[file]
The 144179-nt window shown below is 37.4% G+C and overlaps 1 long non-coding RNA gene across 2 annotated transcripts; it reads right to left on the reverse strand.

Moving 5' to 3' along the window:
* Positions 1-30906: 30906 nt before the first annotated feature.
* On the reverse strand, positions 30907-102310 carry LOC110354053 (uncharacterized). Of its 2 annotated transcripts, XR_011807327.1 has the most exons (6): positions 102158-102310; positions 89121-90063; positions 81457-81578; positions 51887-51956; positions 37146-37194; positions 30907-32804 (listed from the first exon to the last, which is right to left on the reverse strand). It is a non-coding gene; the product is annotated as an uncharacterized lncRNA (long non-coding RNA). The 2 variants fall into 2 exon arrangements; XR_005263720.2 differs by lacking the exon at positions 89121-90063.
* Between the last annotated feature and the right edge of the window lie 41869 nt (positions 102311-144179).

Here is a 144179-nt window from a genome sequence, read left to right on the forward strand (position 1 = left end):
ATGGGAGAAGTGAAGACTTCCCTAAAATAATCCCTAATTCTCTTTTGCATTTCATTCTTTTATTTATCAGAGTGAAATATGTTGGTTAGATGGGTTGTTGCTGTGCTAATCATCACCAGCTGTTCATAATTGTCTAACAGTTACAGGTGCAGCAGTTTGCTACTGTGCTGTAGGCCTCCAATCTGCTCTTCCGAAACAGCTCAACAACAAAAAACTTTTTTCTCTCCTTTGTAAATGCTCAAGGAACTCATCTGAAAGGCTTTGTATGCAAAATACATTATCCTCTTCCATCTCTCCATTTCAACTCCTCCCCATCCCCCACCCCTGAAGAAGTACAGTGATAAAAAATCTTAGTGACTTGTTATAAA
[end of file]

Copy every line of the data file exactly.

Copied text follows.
The 144179-nt window shown below is 37.4% G+C and overlaps 1 long non-coding RNA gene across 2 annotated transcripts; it reads right to left on the reverse strand.

Moving 5' to 3' along the window:
* Positions 1-30906: 30906 nt before the first annotated feature.
* On the reverse strand, positions 30907-102310 carry LOC110354053 (uncharacterized). Of its 2 annotated transcripts, XR_011807327.1 has the most exons (6): positions 102158-102310; positions 89121-90063; positions 81457-81578; positions 51887-51956; positions 37146-37194; positions 30907-32804 (listed from the first exon to the last, which is right to left on the reverse strand). It is a non-coding gene; the product is annotated as an uncharacterized lncRNA (long non-coding RNA). The 2 variants fall into 2 exon arrangements; XR_005263720.2 differs by lacking the exon at positions 89121-90063.
* Between the last annotated feature and the right edge of the window lie 41869 nt (positions 102311-144179).

Here is a 144179-nt window from a genome sequence, read left to right on the forward strand (position 1 = left end):
ATGGGAGAAGTGAAGACTTCCCTAAAATAATCCCTAATTCTCTTTTGCATTTCATTCTTTTATTTATCAGAGTGAAATATGTTGGTTAGATGGGTTGTTGCTGTGCTAATCATCACCAGCTGTTCATAATTGTCTAACAGTTACAGGTGCAGCAGTTTGCTACTGTGCTGTAGGCCTCCAATCTGCTCTTCCGAAACAGCTCAACAACAAAAAACTTTTTTCTCTCCTTTGTAAATGCTCAAGGAACTCATCTGAAAGGCTTTGTATGCAAAATACATTATCCTCTTCCATCTCTCCATTTCAACTCCTCCCCATCCCCCACCCCTGAAGAAGTACAGTGATAAAAAATCTTAGTGACTTGTTATAAA